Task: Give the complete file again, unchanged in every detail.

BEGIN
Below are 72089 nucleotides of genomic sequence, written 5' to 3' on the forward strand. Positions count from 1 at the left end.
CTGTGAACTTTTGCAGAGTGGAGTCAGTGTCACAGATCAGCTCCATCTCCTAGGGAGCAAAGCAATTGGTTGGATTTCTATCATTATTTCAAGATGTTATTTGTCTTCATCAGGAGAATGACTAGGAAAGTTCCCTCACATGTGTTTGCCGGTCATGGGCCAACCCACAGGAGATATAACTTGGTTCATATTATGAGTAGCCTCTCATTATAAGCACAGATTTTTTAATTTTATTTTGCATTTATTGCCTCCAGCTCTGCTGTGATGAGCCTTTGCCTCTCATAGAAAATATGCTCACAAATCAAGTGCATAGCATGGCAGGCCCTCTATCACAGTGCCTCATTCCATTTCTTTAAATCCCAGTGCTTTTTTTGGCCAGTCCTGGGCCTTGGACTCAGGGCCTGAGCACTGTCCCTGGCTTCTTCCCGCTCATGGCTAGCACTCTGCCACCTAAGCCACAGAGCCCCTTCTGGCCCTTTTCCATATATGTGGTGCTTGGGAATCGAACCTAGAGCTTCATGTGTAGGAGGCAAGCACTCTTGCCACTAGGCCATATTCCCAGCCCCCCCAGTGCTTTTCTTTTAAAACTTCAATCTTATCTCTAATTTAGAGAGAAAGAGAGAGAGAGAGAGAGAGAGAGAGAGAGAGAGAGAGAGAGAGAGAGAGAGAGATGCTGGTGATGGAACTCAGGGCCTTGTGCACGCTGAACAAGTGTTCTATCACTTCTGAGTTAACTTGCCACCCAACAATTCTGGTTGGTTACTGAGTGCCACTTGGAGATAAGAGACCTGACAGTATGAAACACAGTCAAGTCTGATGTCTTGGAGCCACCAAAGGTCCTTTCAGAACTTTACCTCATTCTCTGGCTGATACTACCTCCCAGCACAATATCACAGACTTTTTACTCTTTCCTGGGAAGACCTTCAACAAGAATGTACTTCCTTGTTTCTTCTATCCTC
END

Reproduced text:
Below are 72089 nucleotides of genomic sequence, written 5' to 3' on the forward strand. Positions count from 1 at the left end.
CTGTGAACTTTTGCAGAGTGGAGTCAGTGTCACAGATCAGCTCCATCTCCTAGGGAGCAAAGCAATTGGTTGGATTTCTATCATTATTTCAAGATGTTATTTGTCTTCATCAGGAGAATGACTAGGAAAGTTCCCTCACATGTGTTTGCCGGTCATGGGCCAACCCACAGGAGATATAACTTGGTTCATATTATGAGTAGCCTCTCATTATAAGCACAGATTTTTTAATTTTATTTTGCATTTATTGCCTCCAGCTCTGCTGTGATGAGCCTTTGCCTCTCATAGAAAATATGCTCACAAATCAAGTGCATAGCATGGCAGGCCCTCTATCACAGTGCCTCATTCCATTTCTTTAAATCCCAGTGCTTTTTTTGGCCAGTCCTGGGCCTTGGACTCAGGGCCTGAGCACTGTCCCTGGCTTCTTCCCGCTCATGGCTAGCACTCTGCCACCTAAGCCACAGAGCCCCTTCTGGCCCTTTTCCATATATGTGGTGCTTGGGAATCGAACCTAGAGCTTCATGTGTAGGAGGCAAGCACTCTTGCCACTAGGCCATATTCCCAGCCCCCCCAGTGCTTTTCTTTTAAAACTTCAATCTTATCTCTAATTTAGAGAGAAAGAGAGAGAGAGAGAGAGAGAGAGAGAGAGAGAGAGAGAGAGAGAGAGAGAGAGATGCTGGTGATGGAACTCAGGGCCTTGTGCACGCTGAACAAGTGTTCTATCACTTCTGAGTTAACTTGCCACCCAACAATTCTGGTTGGTTACTGAGTGCCACTTGGAGATAAGAGACCTGACAGTATGAAACACAGTCAAGTCTGATGTCTTGGAGCCACCAAAGGTCCTTTCAGAACTTTACCTCATTCTCTGGCTGATACTACCTCCCAGCACAATATCACAGACTTTTTACTCTTTCCTGGGAAGACCTTCAACAAGAATGTACTTCCTTGTTTCTTCTATCCTC